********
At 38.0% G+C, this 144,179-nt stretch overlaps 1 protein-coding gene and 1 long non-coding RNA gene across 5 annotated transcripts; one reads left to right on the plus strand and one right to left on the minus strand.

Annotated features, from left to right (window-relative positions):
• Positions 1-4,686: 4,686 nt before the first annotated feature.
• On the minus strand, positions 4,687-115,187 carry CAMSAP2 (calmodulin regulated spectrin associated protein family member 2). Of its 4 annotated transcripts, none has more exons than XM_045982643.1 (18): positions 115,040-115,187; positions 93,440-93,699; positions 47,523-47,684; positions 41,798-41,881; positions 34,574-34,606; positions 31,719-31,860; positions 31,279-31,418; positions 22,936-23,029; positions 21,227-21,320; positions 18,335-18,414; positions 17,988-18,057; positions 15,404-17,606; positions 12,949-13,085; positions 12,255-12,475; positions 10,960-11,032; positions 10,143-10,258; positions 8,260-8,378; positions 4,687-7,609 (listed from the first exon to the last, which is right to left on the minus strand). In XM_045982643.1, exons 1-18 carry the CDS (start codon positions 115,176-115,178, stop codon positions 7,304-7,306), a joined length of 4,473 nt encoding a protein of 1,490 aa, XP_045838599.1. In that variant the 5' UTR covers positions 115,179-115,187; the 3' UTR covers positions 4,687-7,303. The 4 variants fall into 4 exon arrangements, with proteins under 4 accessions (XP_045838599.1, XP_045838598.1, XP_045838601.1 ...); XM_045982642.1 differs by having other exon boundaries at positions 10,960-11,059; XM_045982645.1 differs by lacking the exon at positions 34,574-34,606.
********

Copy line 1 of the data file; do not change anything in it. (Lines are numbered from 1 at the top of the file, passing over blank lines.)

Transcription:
At 38.0% G+C, this 144,179-nt stretch overlaps 1 protein-coding gene and 1 long non-coding RNA gene across 5 annotated transcripts; one reads left to right on the plus strand and one right to left on the minus strand.